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You Should Read: Bending the Frame


You Should Read: Bending the Frame

All photographs are accurate. None of them is the truth.
— Richard Avedon

Fred Ritchin asks "What do we want from this media revolution?" in "Bending The Frame: Photojournalism, Documentary, and the Citizen."

He takes us through the history of visual storytelling, and reflects on changes in media curation and distribution, including the 24 hours news cycle, the disappearance of the front page, the role of photo editing in dictating what photos get witnessed, stereotypes, and participatory content, among many other topics. 

"Bending The Frame" is a must-read for any media maker who wants to explore the role of images today. 

Below are some excerpts that I'm still thinking about:

Challenging the responsibility of editors: "Images that might provoke new thinking, or that might aid in the search for even a partial solution to societal problems, tend to be displaced by those that are more vividly exotic and render problems as somewhat remote, concerning 'others.'"

The role of journalism has shifted: "Journalistic expertise is disparaged by many as a manifestation more of corporate branding than of knowledge. With reduced budgets, journalism's role becomes increasingly reactive, waiting for the next eruptions; its responsibility as governmental watchdog and societal glue is diminished..." 

The craft of storytelling: "Anyone can write--amateurs and professionals alike--but very few can take us to visit worlds external and internal, tie them together, melding facts and suppositions while creating a narrative flow that functions like a great piece of fiction..."

The importance of having connection and perspective: "Although it is not really possible to see 'objectively,' the tension of being both insider and outsider simultaneously is potentially enormously productive, allowing the open-minded photographer to function along the translucent membrane where the two worlds overlap."

An idea for future media makers: "Why don't we have a more developed photography that explores in some depth the move from pain to it's resolution, creating reference points for those striving to more forward, rather than continually searching for, and dwelling on, the cataclysm--reminding us of traumatic moments for the sake of the visceral shock. Why do so many young photographers want to become photographers of war when nearly every one of them, I have little doubt, prefers peace?"

How small experiments can push an entire field forward: "Innovative visual journalists could be urged to experiment with new media strategies that may be of value not only to readers of this front page, but to the entire documentary field."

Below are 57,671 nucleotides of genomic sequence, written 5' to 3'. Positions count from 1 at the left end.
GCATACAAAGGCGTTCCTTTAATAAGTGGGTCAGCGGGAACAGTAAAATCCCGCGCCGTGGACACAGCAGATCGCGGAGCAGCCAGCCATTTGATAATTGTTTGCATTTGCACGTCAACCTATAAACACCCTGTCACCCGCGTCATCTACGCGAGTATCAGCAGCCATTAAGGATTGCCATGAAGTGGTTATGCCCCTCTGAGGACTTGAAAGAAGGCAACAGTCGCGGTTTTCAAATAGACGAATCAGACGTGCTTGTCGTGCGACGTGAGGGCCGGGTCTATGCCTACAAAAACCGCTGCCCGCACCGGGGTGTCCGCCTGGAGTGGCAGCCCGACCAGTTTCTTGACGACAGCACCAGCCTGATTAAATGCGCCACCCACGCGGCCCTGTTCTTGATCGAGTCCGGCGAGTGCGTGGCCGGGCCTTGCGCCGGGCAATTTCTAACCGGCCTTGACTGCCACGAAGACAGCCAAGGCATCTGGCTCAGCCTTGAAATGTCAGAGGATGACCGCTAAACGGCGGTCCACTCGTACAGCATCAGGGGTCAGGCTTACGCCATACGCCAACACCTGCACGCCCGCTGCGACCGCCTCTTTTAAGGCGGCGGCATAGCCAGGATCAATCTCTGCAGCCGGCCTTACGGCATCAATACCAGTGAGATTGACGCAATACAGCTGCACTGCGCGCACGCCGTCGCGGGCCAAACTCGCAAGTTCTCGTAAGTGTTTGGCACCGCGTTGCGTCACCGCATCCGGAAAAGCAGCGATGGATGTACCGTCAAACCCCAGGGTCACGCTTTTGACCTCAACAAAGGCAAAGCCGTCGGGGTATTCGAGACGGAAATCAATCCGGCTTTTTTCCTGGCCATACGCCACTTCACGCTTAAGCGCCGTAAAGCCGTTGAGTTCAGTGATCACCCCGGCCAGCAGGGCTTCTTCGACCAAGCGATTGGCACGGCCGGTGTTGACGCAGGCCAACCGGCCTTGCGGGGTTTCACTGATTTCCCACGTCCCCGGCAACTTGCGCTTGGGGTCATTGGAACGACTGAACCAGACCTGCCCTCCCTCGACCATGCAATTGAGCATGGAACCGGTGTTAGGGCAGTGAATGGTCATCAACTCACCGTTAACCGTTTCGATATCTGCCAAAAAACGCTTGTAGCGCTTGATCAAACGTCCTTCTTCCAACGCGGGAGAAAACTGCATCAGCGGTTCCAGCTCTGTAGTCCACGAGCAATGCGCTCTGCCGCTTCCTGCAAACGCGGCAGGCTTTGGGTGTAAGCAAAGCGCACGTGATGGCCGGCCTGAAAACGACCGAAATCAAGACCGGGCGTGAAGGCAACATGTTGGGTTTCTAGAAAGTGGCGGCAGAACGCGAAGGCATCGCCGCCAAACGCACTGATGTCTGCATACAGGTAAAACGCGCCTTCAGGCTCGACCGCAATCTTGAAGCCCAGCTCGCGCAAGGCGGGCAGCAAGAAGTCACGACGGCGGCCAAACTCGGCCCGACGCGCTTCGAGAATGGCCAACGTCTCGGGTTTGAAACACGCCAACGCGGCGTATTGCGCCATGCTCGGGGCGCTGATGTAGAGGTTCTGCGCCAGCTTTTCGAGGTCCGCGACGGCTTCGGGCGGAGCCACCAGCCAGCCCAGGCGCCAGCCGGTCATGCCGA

Where do we want to go with media? "As we consider where we want to go with our media, we need to think about what models will serve not only our needs but also our values, and then experiment to see how such models can be implemented."

Truly understanding the role of (multi)media: "...Innovators will undoubtedly discover that 'multimedia' is not a process of simply adding more media, but of implicit relationships made resonant among the most divergent of media..."


Screenings, Updates and T-Shirts

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Screenings, Updates and T-Shirts

We sold out of the first 100 t-shirts and have ordered more! If you place your order now, expect your t-shirt to arrive in 3-4 weeks.

The Revivalist gives their thoughts on the [app-uh-latch-uh] tees

Luckily, there’s no need to correct anyone’s pronunciation anymore. Just slip into this instructional t-shirt the next time you’ll be around folks who insist on saying Appalachia that other way, and they’ll get the picture pretty darned fast.

MEDIUM: Inside the World Press Photo Multimedia Jury

Including some great tips for storytelling and a mention of HOLLOW

The Hillville writes about [app-uh-latch-uh] t-shirts

For many citizens and natives of Central and Southern Appalachia, watching the meteorologists on the Weather Channel pronounce the name of our mountain range is a cringe-worthy experience: “There’s a storm system making it’s way across the midwest and will hit the Appa-LAY-shun mountains of Kentucky, Virginia and West Virginia.”

HOLLOW will be exhibited at the American Museum of Natural History

The project will be in the Grand Gallery from October 23-26 for the Margaret Mead Film Festival.

HOLLOW is a finalist in the Online Journalism Awards

Winners will be announced in Chicago on September 27.

We moved to Miami!

Just a personal update, Kerrin and I moved to Miami Beach last week. We will be based here through January working on our next documentary and interactive project. More to come! Follow my Instagram for daily snaps.

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Hollow wins 3rd Prize in World Press Photo Multimedia Awards

I am so excited to announce we have won 3rd Prize in the World Press Photo Multimedia Awards in the Interactive Documentary category. It is such an amazing honor to be chosen for this award as an independent filmmaker and journalist. Congrats to the whole Hollow team and McDowell County community. Check out the winning projects here. Below, a jury member reflects on why Hollow was chosen for 3rd Prize:

"Some of the most impressive elements of Hollow are the depth of the content, the richness of the content. The characters that are portrayed are totally believable and I think it's these small stories told in a big's not a large production piece but it has that feeling, it feels very much as if it was created by people who care about the subject that they are documenting." [vimeo 89865336 w=500 h=281]